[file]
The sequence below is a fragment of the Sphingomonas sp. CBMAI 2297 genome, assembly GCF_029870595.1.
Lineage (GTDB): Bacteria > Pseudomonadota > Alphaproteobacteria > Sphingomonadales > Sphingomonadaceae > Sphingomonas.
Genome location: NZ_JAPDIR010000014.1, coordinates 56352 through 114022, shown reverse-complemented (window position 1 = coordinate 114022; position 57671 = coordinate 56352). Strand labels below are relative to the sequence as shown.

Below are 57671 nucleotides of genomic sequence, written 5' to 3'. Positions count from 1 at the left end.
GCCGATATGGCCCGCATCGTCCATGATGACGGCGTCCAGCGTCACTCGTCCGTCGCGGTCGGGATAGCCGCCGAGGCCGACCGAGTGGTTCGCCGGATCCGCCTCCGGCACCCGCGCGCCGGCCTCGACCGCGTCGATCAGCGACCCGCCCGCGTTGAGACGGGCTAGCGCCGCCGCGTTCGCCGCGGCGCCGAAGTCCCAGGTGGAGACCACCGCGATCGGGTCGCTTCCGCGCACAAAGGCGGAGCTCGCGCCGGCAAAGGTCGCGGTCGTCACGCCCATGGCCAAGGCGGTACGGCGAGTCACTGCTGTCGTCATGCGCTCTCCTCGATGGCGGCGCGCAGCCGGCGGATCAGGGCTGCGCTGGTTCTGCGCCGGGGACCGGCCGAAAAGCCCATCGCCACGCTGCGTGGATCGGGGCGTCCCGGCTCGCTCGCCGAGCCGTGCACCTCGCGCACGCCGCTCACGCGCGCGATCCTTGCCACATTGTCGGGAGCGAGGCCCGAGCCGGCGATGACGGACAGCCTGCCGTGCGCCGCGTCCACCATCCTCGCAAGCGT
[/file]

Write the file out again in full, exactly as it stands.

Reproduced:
The sequence below is a fragment of the Sphingomonas sp. CBMAI 2297 genome, assembly GCF_029870595.1.
Lineage (GTDB): Bacteria > Pseudomonadota > Alphaproteobacteria > Sphingomonadales > Sphingomonadaceae > Sphingomonas.
Genome location: NZ_JAPDIR010000014.1, coordinates 56352 through 114022, shown reverse-complemented (window position 1 = coordinate 114022; position 57671 = coordinate 56352). Strand labels below are relative to the sequence as shown.

Below are 57671 nucleotides of genomic sequence, written 5' to 3'. Positions count from 1 at the left end.
GCCGATATGGCCCGCATCGTCCATGATGACGGCGTCCAGCGTCACTCGTCCGTCGCGGTCGGGATAGCCGCCGAGGCCGACCGAGTGGTTCGCCGGATCCGCCTCCGGCACCCGCGCGCCGGCCTCGACCGCGTCGATCAGCGACCCGCCCGCGTTGAGACGGGCTAGCGCCGCCGCGTTCGCCGCGGCGCCGAAGTCCCAGGTGGAGACCACCGCGATCGGGTCGCTTCCGCGCACAAAGGCGGAGCTCGCGCCGGCAAAGGTCGCGGTCGTCACGCCCATGGCCAAGGCGGTACGGCGAGTCACTGCTGTCGTCATGCGCTCTCCTCGATGGCGGCGCGCAGCCGGCGGATCAGGGCTGCGCTGGTTCTGCGCCGGGGACCGGCCGAAAAGCCCATCGCCACGCTGCGTGGATCGGGGCGTCCCGGCTCGCTCGCCGAGCCGTGCACCTCGCGCACGCCGCTCACGCGCGCGATCCTTGCCACATTGTCGGGAGCGAGGCCCGAGCCGGCGATGACGGACAGCCTGCCGTGCGCCGCGTCCACCATCCTCGCAAGCGT